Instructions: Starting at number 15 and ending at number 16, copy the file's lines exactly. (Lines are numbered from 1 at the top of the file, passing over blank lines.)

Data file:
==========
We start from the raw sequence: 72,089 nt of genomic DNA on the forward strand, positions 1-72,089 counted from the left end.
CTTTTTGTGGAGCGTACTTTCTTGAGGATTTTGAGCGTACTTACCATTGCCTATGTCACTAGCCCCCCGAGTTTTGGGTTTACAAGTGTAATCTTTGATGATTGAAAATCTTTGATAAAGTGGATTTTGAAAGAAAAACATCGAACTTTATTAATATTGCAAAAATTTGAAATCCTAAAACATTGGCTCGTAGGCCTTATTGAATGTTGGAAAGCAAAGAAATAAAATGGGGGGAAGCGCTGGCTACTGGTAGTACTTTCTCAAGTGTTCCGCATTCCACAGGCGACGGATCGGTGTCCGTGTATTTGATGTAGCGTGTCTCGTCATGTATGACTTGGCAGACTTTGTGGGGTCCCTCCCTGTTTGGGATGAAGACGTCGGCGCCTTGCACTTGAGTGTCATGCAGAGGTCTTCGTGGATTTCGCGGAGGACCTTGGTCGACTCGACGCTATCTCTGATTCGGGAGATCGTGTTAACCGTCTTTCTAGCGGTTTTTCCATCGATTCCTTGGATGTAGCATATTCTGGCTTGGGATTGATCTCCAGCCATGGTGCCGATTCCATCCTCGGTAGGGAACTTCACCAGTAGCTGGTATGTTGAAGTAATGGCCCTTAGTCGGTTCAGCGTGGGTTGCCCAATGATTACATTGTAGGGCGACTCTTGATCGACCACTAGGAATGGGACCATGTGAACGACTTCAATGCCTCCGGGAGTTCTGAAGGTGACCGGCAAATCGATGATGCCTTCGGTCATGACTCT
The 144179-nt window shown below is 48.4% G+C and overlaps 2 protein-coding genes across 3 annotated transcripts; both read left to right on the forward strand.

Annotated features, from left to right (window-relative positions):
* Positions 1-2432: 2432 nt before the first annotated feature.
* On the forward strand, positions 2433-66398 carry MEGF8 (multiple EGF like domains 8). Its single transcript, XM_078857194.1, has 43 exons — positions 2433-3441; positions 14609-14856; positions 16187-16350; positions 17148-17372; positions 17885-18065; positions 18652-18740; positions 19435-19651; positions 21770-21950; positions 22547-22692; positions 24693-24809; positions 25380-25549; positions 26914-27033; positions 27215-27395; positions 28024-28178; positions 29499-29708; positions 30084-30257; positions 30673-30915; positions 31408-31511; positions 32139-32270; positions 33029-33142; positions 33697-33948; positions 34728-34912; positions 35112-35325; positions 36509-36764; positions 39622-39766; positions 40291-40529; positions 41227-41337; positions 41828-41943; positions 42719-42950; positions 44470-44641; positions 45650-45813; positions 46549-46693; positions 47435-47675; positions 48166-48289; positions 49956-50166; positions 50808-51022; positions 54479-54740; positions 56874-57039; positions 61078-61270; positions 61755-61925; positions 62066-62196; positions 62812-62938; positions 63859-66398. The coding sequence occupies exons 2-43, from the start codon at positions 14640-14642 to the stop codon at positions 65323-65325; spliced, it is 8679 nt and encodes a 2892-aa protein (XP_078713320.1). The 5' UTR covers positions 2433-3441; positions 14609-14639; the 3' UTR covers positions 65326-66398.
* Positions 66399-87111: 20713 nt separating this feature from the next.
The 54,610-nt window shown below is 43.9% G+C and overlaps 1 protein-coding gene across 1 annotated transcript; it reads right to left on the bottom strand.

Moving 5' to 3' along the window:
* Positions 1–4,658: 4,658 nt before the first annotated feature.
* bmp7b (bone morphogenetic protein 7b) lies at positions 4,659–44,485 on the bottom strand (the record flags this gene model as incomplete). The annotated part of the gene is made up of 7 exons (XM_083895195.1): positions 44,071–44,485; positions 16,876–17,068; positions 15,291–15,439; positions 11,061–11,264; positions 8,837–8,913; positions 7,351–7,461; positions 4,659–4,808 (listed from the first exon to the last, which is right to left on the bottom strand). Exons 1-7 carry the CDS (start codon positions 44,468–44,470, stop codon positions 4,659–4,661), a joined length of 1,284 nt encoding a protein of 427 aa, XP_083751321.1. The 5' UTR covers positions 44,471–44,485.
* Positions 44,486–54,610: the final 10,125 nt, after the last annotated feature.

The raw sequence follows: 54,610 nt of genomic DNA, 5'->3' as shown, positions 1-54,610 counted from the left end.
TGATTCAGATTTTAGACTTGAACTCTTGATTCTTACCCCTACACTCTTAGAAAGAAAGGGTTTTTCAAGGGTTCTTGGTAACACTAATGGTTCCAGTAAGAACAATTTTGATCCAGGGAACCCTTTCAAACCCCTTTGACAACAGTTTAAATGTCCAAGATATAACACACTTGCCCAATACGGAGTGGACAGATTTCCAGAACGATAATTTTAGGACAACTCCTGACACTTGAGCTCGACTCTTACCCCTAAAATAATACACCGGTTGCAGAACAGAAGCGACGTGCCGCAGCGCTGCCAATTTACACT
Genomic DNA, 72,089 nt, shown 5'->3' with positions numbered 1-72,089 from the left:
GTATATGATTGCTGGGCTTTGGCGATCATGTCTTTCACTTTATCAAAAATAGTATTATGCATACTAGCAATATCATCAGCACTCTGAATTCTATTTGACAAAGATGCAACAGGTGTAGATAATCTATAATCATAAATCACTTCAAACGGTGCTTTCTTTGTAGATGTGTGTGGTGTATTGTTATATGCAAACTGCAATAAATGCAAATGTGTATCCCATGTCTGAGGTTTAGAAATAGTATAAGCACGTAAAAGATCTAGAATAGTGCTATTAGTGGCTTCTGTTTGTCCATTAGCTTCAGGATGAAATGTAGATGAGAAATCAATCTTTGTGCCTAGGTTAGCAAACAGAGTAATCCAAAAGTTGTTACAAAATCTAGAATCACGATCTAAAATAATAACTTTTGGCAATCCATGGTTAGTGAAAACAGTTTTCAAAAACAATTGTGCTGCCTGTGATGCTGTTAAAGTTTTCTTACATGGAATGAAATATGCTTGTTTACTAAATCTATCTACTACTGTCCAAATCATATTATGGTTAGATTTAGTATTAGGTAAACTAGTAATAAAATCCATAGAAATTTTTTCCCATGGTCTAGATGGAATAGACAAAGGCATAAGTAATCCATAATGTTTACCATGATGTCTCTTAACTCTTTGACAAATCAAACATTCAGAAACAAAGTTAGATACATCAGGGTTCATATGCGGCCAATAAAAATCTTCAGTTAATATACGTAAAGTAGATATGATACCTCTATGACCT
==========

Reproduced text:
Genomic DNA, 72,089 nt, shown 5'->3' with positions numbered 1-72,089 from the left:
GTATATGATTGCTGGGCTTTGGCGATCATGTCTTTCACTTTATCAAAAATAGTATTATGCATACTAGCAATATCATCAGCACTCTGAATTCTATTTGACAAAGATGCAACAGGTGTAGATAATCTATAATCATAAATCACTTCAAACGGTGCTTTCTTTGTAGATGTGTGTGGTGTATTGTTATATGCAAACTGCAATAAATGCAAATGTGTATCCCATGTCTGAGGTTTAGAAATAGTATAAGCACGTAAAAGATCTAGAATAGTGCTATTAGTGGCTTCTGTTTGTCCATTAGCTTCAGGATGAAATGTAGATGAGAAATCAATCTTTGTGCCTAGGTTAGCAAACAGAGTAATCCAAAAGTTGTTACAAAATCTAGAATCACGATCTAAAATAATAACTTTTGGCAATCCATGGTTAGTGAAAACAGTTTTCAAAAACAATTGTGCTGCCTGTGATGCTGTTAAAGTTTTCTTACATGGAATGAAATATGCTTGTTTACTAAATCTATCTACTACTGTCCAAATCATATTATGGTTAGATTTAGTATTAGGTAAACTAGTAATAAAATCCATAGAAATTTTTTCCCATGGTCTAGATGGAATAGACAAAGGCATAAGTAATCCATAATGTTTACCATGATGTCTCTTAACTCTTTGACAAATCAAACATTCAGAAACAAAGTTAGATACATCAGGGTTCATATGCGGCCAATAAAAATCTTCAGTTAATATACGTAAAGTAGATATGATACCTCTATGACCT